How Baltimore Police Abused Their Power

AP Photo/Matt Rourke

When Baltimore area detectives found an unauthorized magnetic GPS tracker attached to a suspect’s Jeep, the discovery unraveled a web of nefarious police activity.

For the BBC, Jessica Lussenhop reconstructs the events to narrate how Baltimore’s celebrated Gun Trace Task Force entered houses without warrants to steal cash and jewelry, planted evidence, resold confiscated drugs and framed the innocent. Praised for confiscating guns and making arrests, many of the Task Force’s cases got dropped because the team violated citizens’ constitutional rights. When they finally got charged for their criminal activity, many innocent people were protected from retaliation, but there was no denying that the same system that always seemed to fail the citizens of Baltimore had failed them once again. This was an especially egregious violation after the 2015 death of 25-year old Freddie Gray while in police custody. As one victim said of the trial, “It ain’t over. It’s just begun. …It’s way far bigger than people think.”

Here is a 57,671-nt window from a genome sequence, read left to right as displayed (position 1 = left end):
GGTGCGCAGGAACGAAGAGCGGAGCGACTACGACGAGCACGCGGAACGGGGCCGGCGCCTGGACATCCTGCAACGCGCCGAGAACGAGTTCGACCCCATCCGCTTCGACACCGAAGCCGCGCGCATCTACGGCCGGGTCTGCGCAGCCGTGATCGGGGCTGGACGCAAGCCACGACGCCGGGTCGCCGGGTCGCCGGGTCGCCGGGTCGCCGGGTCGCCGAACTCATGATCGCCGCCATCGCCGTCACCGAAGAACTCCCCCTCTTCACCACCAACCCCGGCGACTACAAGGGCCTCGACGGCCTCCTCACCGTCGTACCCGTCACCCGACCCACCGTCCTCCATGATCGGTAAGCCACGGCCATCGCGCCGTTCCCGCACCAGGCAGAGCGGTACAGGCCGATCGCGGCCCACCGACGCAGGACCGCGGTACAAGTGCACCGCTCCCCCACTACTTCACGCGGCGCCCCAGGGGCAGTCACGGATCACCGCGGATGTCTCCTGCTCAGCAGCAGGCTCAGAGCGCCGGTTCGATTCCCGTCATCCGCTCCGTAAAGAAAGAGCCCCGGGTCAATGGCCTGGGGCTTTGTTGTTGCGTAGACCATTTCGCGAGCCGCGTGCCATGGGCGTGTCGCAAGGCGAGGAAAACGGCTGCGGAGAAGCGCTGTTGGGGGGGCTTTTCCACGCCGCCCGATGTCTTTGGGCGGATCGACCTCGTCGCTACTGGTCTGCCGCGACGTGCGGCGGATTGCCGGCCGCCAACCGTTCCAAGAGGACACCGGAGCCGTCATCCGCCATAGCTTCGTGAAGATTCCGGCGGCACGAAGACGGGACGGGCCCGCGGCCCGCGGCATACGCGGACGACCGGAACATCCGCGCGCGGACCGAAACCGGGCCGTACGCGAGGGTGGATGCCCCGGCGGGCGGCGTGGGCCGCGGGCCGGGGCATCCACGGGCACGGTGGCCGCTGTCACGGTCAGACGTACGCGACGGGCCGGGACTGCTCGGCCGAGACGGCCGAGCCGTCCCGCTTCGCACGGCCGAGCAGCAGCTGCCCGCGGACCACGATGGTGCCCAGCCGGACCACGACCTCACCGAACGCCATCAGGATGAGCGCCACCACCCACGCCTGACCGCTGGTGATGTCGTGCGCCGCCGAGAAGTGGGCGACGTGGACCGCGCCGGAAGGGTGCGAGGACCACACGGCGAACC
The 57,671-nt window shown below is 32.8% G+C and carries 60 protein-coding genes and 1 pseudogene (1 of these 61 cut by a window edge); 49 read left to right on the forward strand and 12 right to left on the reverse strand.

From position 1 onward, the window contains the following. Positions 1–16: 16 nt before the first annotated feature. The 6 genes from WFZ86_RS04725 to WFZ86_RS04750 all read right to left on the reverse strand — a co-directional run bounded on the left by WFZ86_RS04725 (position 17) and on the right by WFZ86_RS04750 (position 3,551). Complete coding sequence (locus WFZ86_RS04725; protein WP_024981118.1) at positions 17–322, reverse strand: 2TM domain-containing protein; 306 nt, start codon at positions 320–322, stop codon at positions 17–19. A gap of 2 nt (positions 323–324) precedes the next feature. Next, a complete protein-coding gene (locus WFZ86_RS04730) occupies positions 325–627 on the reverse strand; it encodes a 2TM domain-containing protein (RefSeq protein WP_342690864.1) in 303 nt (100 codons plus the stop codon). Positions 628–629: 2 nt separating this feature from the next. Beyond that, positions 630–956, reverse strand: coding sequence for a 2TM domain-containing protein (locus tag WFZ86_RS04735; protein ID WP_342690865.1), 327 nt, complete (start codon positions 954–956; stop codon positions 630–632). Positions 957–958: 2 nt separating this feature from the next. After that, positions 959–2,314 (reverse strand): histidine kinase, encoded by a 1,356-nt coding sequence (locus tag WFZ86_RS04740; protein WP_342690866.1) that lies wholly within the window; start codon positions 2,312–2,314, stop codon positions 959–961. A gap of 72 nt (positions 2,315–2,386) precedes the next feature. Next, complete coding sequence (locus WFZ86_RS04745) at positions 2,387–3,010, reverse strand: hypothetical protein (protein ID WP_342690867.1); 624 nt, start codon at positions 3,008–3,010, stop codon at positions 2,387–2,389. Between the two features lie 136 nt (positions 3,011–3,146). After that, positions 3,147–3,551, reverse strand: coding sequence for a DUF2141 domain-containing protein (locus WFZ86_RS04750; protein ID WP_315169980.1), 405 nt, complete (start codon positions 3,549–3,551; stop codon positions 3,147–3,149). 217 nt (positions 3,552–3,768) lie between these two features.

Bates says he noticed a pattern. Jenkins liked to arrest people on the street and find a way to go back to their houses. Once they got into the house, his clients ─ who were overwhelmingly young black men ─ kept telling him the officers stole money, drugs, jewelry. Because they were charged with crimes, the victims were ignored when they complained.

After the GTTF robbed Shawn Whiting of $16,000 in cash, spiriting away two pairs of high-end shoes and video games for his children, he wrote multiple letters of complaint from his prison cell. Internal Affairs told him he lacked sufficient evidence.

“This is what I’ve been saying since 2014,” says Whiting, who was able to withdraw his guilty plea and leave prison after the officers were indicted. “What you do in the dark come to light sometimes.”

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